DOES SIZE MATTER? LONGBOARDING BASED ON LENGTH AND WIDTH

DOES SIZE MATTER? LONGBOARDING BASED ON LENGTH AND WIDTH

Skating is a physical form of personal expression, and choosing a longboard should be based in your own enjoyment. Skating is as creative as it is physical. Skaters ride terrain the same way dancers move to sound that inspires them. It's true that setting up a chart and saying "if you're this tall choose this size" can play a part in what you skate, but it should not be the only deciding factor. Make sure the length you choose can perform in the style you want. For this article, I am not factoring in flex, concave, or other features that add different dynamics to a longboard. I am only focusing on length and width. 

The Arbor 39" Fish 


Length:
Length is subjective. What I consider long may seem short to you. Use your noggin to find what feels comfortable to you.

A longer board usually has bigger characteristics, like a larger turning radius, longer platform for dancing, and more stability. For those humans who take note on wheelbase, a longer board generally means a bigger wheelbase. If you have a wider stance, a lengthy board will provide the space you need.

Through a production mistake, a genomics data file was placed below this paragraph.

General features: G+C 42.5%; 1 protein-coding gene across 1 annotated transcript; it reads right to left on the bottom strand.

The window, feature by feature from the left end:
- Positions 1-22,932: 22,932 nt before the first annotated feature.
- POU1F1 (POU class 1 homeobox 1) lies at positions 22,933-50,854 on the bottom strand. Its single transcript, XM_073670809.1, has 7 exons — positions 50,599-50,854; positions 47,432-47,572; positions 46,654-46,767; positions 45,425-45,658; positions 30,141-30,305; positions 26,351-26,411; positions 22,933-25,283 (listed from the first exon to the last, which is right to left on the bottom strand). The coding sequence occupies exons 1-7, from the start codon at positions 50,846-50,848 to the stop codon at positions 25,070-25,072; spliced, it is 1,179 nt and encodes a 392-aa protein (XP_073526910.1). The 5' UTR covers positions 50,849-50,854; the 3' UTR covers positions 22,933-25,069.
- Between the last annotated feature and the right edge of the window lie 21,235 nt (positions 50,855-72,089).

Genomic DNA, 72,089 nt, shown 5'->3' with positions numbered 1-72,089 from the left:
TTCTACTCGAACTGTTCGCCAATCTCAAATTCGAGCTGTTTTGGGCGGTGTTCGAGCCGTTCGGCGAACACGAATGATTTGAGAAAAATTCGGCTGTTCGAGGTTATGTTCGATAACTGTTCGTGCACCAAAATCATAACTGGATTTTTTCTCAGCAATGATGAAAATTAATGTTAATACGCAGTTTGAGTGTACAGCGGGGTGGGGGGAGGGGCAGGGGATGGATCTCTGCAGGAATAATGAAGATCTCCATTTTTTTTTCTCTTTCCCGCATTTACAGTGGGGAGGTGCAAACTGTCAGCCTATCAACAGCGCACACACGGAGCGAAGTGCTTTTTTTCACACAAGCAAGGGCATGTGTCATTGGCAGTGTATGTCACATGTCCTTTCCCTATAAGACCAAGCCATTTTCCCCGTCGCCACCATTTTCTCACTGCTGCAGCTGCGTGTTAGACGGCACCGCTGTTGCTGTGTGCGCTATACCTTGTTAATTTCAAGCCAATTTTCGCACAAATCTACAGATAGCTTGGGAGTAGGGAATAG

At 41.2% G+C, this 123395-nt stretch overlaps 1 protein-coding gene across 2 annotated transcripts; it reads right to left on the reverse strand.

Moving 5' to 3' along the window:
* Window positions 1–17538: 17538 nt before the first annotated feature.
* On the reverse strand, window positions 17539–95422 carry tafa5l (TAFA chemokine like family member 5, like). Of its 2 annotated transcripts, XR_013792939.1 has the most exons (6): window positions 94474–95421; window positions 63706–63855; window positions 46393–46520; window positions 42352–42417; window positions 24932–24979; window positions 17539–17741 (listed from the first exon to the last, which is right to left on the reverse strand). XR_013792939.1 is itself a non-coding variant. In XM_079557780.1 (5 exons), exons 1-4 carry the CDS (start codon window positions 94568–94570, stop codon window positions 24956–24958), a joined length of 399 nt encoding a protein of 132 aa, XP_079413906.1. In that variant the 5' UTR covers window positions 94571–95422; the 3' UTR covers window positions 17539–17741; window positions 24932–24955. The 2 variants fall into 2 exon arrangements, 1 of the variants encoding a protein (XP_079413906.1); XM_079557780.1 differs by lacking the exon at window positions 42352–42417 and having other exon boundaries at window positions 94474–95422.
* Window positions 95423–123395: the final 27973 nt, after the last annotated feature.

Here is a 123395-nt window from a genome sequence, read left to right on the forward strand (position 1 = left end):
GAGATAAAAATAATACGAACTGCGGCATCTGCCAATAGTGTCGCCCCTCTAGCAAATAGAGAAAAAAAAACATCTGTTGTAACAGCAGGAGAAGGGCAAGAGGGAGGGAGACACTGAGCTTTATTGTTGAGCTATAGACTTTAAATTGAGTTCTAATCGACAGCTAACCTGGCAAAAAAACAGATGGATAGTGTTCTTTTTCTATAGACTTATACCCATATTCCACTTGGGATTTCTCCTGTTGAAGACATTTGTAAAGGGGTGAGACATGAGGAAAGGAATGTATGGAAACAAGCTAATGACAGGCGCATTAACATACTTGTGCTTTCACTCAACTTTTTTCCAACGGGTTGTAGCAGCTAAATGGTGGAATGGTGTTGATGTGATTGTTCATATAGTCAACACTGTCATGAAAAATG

The Globe 26" Blazer Island Blue


A shorter deck generally has smaller characteristics, like a tighter turn radius and shorter wheelbase. They're easier to maneuver or stash under a desk due to their compact size. If you sport a narrow stance, a shorter length will remove the excess space.

Width:
Again, width is subjective. My idea of a narrow platform may not be the same as yours. Base your choice on the style you are interested in. 

The Omen 37" Swallowtail 

The Madrid 38" Native


A wider the platform will be more stable, but a narrow board will give you more control.

Body type is only one part of a big picture. Instead of using a scientific explanation about weight and height and converting it into a size, consider your personal preference. Base your choice in the characteristics of a size that cater to you and the style you want.

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